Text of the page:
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Endometriosis sufferer Anna Dooley shares ‘humiliating experience’ accessing medication, calls for more chronic pain support

When Anna Dooley visited her local chemist to collect pain medication to help her manage endometriosis, the last thing she expected was to leave in tears. 

“He said ‘careful, you may overdose’, and then didn’t let me finish speaking and explaining I have endometriosis,” Ms Dooley explained in the video.

The Sydney-based actor and comedian shared her experience on TikTok, alleging that her personal medical history was aired publicly in the chemist by the pharmacist, and that she was excessively questioned about her intended use of the medication.

“I was trying to explain to him and let him know my situation and he kept talking over me … [I asked him] ‘Why can’t you ask me questions and treat me like a human being?'”

Ms Dooley also alleged in the clip that the pharmacist made jokes about her condition and suggested that she should watch the Netflix drama series Painkiller. 

Anna Dooley shared her experience on her TikTok account, which garnered over 340,000 views. (Supplied: TikTok @thehooleydooley)

The series recounts the origins of the opioid crisis in the United States, suggesting that she should be careful about getting addicted to pain medication. 

Experience highlights shame 

Endometriosis is a common disease where tissue, similar to the lining of the womb, grows outside it in other parts of the body. 

Endometriosis Australia says there are more than 830,000 individuals living with the condition in Australia, and that on average it takes more than six years to be diagnosed. 

Ms Dooley added in the clip that she thought she was doing the right thing by being proactive and getting her prescribed pain medications, just in case she had breakthrough pain — something she said she has often experienced. 

“I was so upset because I was standing in that pharmacy while also in pain.

“The medication I was receiving was for breakthrough pain, not for every day.

A woman performing stand up comedy on stage

Anna Dooley is an actor and comedian living in Sydney, Australia, who recently wrote a one-woman show about her experience with endometriosis. (Supplied: Instagram @annadooley )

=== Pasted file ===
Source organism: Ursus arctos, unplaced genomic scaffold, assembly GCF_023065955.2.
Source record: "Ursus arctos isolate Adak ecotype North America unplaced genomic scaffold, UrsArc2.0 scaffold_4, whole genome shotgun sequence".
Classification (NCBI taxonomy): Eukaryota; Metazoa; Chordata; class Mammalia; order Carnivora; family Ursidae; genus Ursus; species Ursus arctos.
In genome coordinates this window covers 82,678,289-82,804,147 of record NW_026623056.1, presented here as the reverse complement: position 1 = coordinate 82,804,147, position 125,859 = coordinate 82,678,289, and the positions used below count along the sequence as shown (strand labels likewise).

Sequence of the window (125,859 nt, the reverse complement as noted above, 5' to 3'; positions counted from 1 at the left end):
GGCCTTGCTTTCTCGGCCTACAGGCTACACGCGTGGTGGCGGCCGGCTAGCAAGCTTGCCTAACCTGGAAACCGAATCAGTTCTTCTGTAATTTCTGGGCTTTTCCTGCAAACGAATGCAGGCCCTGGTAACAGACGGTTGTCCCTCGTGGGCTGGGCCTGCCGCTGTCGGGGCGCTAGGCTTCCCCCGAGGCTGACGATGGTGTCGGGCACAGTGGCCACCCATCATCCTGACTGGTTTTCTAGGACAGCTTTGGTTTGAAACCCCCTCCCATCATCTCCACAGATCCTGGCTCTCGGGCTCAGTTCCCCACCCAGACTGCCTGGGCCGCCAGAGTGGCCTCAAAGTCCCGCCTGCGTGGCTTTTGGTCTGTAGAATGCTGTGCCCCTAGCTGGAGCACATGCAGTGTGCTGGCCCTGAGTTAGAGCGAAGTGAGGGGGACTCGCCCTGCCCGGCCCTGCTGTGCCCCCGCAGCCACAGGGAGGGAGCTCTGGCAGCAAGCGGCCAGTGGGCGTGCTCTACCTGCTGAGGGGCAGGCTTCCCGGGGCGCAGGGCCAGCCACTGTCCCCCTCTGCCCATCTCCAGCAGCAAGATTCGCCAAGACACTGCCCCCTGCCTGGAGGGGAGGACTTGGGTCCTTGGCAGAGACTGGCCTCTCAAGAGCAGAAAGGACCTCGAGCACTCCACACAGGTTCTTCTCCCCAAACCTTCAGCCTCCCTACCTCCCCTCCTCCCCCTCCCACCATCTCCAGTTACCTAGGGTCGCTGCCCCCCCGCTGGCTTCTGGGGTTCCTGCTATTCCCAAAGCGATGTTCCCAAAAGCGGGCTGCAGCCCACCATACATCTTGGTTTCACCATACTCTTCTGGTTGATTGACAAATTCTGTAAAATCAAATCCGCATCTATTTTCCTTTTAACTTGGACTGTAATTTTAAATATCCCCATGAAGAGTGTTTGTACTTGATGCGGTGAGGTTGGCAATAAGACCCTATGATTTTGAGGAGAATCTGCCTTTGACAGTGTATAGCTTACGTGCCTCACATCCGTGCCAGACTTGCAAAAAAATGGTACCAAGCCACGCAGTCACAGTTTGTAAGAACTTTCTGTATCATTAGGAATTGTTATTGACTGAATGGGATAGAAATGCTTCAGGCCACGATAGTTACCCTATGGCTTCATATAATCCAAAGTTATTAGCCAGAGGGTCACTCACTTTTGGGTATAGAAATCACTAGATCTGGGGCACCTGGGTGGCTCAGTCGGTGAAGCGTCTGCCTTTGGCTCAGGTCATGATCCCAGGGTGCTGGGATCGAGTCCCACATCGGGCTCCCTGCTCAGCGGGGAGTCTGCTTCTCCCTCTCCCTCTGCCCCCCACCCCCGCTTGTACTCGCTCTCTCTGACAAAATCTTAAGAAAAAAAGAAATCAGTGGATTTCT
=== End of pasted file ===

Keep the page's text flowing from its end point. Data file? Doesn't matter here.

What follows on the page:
“When it happened I was in shock. I was standing there thinking about how many times he has done this to customers; read out their private health record details to a room full of people and instilled shame upon customers for seeking help,” she said. 

Ms Dooley’s video has since amassed more than 340,000 views on TikTok. 

She said the response had been “overwhelming”. 

“I think many endometriosis patients, and others alike, are so used to over-explaining and people not caring, so the majority of kind responses has actually taken me by surprise,” she said. 

Ms Dooley added that while she found the alleged incident upsetting, she has often had positive experiences with health care professionals, and that some pharmacists had reached out after she posted the video. 

“There are some incredible people in health care in the world … However, it shouldn’t be a gamble every time you have to seek help.”

Many women living with pain

Ms Dooley’s clip going viral comes the same week that advocates held a rally outside Parliament House in Canberra calling for changes in Australia’s health system, in particular for women living with chronic pain. 

Pain Australia, a charity organisation that advocates for Australians living with pain, said in a statement that they were calling for a “significant change to the way GPs manage chronic pain” through their Walk My Pain launch.

The campaign is calling for an increase in Medicare funded allied-health visits, doubling the current number available from five to 10, to assist those living with painful conditions. 

Pain Australia campaign launch Sept 2023

Senator Larissa Waters speaks at the Pain Australia campaign launch for Walk My Pain, calling on the government to double the number of Medicare funded allied-health visits.(Facebook: Pain Australia )

They claim 3.4 million people in Australia live with chronic illness, and that the most common person in Australia living with chronic pain is a woman in the peak of her working years.

During Question Time in the Senate on Wednesday, Senator Larissa Waters asked what the government was going to do for women suffering. 

Minister for Women Katy Gallagher responded, acknowledging that there were still obstacles for women in Australia when accessing health care. 

“I acknowledge that there are still barriers affecting women and their access to health care, and indeed when they access health care the way in which those conditions are responded to … and there is a lot of evidence around bias,” Ms Gallagher said. 

She added that there has been a women’s health advisory group brought together to tackle some of the issues raised. 

“There is a lot of work happening,” Ms Gallagher said. 

Ms Dooley, who is currently performing in a one-woman show as part of Sydney’s Fringe Festival, called Endhoe, which she wrote about her experience living with endometriosis, said she would like to see changes to how women access health care to focus on culture and support. 

“Endometriosis patients need to be heard and taken seriously, there is no recovery without listening and action,” she said.

“Change can start very simply by creating a culture of no shame.” 

https://www.abc.net.au/news/2023-09-14/sydney-endometriosis-sufferer-anna-dooley-chronic-pain/102854594 Endometriosis sufferer Anna Dooley shares ‘humiliating experience’ accessing medication, calls for more chronic pain support

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